This shouldn't be an issue. The big power user is the air conditioner, followed by the water heater (assuming you have a dual fuel one), the refrigerator and microwave. I've had the trailer home in the drive when a freeze has occurred and running the furnace is no issue for a typical household outlet.

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Old 04-16-2014, 01:04 PM   #22
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Thanks Jack. So I'm thinking - get it home, run the 2 Hondas to top off the battery, fire up the water heater (seems once its hot, it stays hot overnight) and fire up the furnace to get it toasty in there. Then drop the thermostat, button it up and run an extension cord from the house for the overnight.

Crazy weather!!
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Old 04-16-2014, 01:45 PM   #23
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For short overnight freezes, blowing out the lines with an air compressor is much easier than running heaters and removing and recharging batteries. It only takes about 15-20 minutes and any residual moisture left is not significant enough to freeze and crack the pipes. If you are winterizing for the long haul, then adding a little antifreeze is cheap insurance.
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Old 04-16-2014, 02:59 PM   #24
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Thanks Jack. So I'm thinking - get it home, run the 2 Hondas to top off the battery, fire up the water heater (seems once its hot, it stays hot overnight) and fire up the furnace to get it toasty in there. Then drop the thermostat, button it up and run an extension cord from the house for the overnight.

Crazy weather!!
Don't bother with the generators at home, unless your power is out. Just plug in the 15A extension cord, use that to let the converter charge your battery, heat the water heater up on propane and shut it off, then do the rest as you'd planned. At full bore the converter will only pull about 5A at 120V, there's no need to break out the Hondas.
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Old 04-16-2014, 03:56 PM   #25
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Hey Ian, Does this weather just **** for Virginia or what?

It only got down to 38F here last night, but OMG the wind was blowing and just howling around the Airstream. I knew I was almost out of propane too, but the Dyson hot/cold kept it quite tolerable. The heat pump would have been on the edge of stopping at that temp.

On my way to work I counted 4 downed trees, old rotten ones for the most part, but I think I'd rather freeze a pipe or two than deal with a tree crunching the Airstream.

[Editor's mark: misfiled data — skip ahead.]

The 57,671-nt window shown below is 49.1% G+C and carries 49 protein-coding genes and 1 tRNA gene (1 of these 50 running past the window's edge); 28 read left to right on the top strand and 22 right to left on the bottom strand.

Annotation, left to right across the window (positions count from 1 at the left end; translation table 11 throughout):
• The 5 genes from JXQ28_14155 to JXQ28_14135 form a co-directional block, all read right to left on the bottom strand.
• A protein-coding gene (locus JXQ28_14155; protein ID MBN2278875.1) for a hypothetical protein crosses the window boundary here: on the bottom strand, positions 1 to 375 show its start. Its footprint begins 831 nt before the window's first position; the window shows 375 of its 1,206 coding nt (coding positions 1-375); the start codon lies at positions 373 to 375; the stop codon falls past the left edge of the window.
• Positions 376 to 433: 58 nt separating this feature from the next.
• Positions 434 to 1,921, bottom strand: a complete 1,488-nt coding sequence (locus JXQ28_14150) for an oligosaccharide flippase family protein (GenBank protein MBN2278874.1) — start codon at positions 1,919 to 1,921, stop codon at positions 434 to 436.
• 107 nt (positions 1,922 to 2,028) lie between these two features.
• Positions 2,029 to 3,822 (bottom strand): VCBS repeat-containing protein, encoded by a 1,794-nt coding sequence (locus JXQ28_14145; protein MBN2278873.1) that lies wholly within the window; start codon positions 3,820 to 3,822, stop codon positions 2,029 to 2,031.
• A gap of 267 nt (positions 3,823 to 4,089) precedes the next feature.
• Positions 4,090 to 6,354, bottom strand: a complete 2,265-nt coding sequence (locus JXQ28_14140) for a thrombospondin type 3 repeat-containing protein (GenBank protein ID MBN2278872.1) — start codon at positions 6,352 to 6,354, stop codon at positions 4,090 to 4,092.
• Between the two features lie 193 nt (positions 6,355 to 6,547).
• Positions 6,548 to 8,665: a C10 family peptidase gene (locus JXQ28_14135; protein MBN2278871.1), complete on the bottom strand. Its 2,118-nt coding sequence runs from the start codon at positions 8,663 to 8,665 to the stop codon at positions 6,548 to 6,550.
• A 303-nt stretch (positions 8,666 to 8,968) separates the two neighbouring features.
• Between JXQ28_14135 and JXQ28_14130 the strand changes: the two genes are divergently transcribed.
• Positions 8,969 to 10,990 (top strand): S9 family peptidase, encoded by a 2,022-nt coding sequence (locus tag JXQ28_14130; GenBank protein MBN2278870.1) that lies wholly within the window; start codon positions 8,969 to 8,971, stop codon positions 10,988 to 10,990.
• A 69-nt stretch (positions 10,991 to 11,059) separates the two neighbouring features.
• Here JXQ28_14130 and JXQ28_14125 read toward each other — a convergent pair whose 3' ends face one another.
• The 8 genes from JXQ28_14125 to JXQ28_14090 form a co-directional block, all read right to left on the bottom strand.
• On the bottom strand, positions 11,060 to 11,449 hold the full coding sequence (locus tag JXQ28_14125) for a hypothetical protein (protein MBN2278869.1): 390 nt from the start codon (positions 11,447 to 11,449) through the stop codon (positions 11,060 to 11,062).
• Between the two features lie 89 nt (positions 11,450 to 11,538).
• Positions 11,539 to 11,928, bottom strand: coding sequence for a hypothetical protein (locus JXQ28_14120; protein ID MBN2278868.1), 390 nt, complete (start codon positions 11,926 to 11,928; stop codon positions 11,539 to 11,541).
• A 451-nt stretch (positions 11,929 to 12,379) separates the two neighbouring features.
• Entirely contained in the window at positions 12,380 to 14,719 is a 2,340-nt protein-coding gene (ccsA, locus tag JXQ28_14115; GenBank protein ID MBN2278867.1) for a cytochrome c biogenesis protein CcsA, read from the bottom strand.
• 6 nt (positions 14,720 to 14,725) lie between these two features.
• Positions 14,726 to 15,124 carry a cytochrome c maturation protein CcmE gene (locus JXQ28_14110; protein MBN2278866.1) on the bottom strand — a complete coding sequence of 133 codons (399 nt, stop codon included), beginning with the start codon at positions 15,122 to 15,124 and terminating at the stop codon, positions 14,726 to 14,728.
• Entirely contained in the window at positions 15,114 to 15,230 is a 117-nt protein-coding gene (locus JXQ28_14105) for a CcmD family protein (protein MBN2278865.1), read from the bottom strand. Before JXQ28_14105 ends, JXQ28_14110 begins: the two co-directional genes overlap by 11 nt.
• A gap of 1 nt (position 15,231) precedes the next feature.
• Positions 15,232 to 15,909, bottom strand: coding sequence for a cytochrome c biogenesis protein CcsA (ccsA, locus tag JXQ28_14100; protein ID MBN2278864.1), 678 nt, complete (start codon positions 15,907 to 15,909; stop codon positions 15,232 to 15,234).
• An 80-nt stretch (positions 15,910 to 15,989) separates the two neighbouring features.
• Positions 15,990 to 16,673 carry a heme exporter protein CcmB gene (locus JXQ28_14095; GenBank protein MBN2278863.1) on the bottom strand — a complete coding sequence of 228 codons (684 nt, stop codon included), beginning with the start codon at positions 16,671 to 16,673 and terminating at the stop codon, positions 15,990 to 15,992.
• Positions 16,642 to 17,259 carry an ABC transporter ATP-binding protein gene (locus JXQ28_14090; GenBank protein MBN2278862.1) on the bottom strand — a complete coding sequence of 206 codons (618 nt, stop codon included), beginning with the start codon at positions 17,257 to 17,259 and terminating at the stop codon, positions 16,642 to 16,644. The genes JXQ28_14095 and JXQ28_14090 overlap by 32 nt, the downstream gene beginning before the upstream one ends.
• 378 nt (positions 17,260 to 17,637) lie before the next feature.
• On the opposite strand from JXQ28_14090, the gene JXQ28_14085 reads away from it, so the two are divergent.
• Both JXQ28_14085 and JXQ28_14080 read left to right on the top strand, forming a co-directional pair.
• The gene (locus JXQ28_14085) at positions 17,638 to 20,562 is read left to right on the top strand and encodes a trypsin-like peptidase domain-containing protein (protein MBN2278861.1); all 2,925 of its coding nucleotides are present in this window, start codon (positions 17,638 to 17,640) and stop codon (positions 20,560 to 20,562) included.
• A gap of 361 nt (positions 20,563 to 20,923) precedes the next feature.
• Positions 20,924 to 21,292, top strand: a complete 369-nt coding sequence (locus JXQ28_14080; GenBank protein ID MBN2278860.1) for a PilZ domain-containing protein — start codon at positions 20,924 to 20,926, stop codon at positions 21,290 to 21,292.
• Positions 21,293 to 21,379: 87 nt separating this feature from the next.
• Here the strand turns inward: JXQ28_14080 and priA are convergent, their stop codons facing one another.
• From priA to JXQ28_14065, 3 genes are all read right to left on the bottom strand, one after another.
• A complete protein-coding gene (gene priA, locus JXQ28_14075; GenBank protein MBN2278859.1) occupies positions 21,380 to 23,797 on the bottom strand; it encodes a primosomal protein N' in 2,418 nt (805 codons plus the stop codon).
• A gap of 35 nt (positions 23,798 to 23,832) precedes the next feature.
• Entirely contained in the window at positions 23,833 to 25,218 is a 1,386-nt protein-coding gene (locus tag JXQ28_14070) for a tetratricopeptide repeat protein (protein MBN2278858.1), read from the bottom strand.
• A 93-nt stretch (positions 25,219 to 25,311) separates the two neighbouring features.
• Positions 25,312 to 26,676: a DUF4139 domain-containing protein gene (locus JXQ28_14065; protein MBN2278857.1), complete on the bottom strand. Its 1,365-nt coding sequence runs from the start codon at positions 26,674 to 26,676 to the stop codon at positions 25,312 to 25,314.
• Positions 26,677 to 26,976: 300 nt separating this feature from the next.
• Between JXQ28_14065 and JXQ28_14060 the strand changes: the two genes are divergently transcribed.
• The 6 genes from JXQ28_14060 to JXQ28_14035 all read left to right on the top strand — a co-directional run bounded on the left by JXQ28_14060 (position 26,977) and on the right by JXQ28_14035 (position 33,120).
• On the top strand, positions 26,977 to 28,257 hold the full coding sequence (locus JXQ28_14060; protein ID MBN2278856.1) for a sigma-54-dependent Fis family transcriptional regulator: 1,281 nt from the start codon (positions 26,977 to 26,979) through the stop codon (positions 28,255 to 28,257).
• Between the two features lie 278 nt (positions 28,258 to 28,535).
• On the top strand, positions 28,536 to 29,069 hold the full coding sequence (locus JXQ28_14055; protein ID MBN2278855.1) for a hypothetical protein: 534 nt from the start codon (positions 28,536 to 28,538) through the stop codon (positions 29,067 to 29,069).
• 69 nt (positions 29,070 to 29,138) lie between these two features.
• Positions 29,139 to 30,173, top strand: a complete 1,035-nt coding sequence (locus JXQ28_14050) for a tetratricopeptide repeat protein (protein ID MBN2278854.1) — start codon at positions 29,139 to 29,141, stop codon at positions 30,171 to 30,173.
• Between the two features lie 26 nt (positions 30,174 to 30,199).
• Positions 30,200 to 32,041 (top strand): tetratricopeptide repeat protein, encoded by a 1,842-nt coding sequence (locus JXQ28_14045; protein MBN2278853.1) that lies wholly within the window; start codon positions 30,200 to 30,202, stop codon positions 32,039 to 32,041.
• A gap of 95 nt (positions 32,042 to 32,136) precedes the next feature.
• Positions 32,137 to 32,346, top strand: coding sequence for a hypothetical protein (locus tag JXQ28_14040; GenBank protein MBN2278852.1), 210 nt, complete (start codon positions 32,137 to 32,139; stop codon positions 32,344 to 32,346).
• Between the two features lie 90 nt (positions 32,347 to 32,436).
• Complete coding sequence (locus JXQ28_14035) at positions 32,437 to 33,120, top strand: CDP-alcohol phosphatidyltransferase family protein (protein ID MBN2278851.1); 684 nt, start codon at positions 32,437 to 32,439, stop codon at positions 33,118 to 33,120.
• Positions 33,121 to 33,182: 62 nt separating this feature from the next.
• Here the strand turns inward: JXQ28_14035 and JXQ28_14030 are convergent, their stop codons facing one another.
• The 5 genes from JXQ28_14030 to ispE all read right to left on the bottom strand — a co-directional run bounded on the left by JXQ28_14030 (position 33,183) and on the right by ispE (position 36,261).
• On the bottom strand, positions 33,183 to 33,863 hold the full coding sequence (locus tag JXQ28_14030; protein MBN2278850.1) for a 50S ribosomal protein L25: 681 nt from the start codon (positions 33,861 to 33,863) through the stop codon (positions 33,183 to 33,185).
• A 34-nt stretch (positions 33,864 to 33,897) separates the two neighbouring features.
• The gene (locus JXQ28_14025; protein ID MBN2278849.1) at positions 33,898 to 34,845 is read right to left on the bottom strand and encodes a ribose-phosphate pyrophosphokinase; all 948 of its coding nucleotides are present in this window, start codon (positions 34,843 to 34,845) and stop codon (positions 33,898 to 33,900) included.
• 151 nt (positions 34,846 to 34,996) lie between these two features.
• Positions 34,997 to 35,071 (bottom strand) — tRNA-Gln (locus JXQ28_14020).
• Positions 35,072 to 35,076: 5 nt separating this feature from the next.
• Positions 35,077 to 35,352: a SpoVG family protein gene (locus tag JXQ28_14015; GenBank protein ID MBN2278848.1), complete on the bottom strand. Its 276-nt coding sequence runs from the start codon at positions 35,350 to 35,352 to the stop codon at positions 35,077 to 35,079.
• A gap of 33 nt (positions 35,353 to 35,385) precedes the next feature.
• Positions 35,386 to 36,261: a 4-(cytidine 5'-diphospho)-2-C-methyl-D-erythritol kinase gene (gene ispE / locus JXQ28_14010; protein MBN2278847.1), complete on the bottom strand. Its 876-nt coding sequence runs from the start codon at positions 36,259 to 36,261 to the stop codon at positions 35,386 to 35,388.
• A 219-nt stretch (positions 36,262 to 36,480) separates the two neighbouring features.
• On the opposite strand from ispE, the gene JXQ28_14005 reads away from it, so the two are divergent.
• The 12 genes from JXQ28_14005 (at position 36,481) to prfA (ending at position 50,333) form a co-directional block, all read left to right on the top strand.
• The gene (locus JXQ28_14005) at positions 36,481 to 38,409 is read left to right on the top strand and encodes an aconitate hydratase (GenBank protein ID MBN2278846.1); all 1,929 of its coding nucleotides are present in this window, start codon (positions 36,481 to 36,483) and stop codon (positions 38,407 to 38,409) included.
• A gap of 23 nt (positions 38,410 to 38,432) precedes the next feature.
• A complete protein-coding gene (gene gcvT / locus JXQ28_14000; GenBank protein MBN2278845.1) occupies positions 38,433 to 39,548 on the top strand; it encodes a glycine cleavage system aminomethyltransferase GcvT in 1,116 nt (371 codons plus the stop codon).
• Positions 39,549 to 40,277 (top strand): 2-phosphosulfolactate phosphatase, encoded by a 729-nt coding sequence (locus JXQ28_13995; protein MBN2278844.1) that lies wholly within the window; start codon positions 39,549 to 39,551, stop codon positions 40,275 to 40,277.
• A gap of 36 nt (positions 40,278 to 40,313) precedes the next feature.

I've learned to love the down comforter they include with the Eddie Bauer edition.

It's warmed up to the mid 40's during the day, but tonight should be another challenge. I'm headed home to fill my tanks now.

Paula
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Old 04-16-2014, 05:52 PM   #26
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We got down to 26 or so for a few hours last night.

I had already dewinterized for SpringStream.

We have our CampLite in an unheated hangar, so yesterday afternoon we just turned on two space heaters and an oil radiator style heater to run overnight.

This morning the hangar, if not toasty, did not feel anywhere close to freezing.

Hopefully this is winter's last gasp!
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Old 04-19-2014, 04:20 PM   #27
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while i don't a AS currently, i do have a carpet cleaning van with not only high pressure pumps but there is an LP fired water heater with copper tubes. the only time i worry about freezing weather is when the temp is going below 22 for a bunch of hours.

This is the first year i had a freeze issue and the night time temp got to 17 in the raleigh area. did have heaters going and got a frozen water line in back door away from heat. One time when temps went to 9 and tech had heater pointed wrong direction got a freeze in waterheater we had to fix.

is you have a bird bath just take a look at the water first thing of in the morning..most of time it will not be frozen with temps in the low 30's so lets not stress over a couple hrs at 32..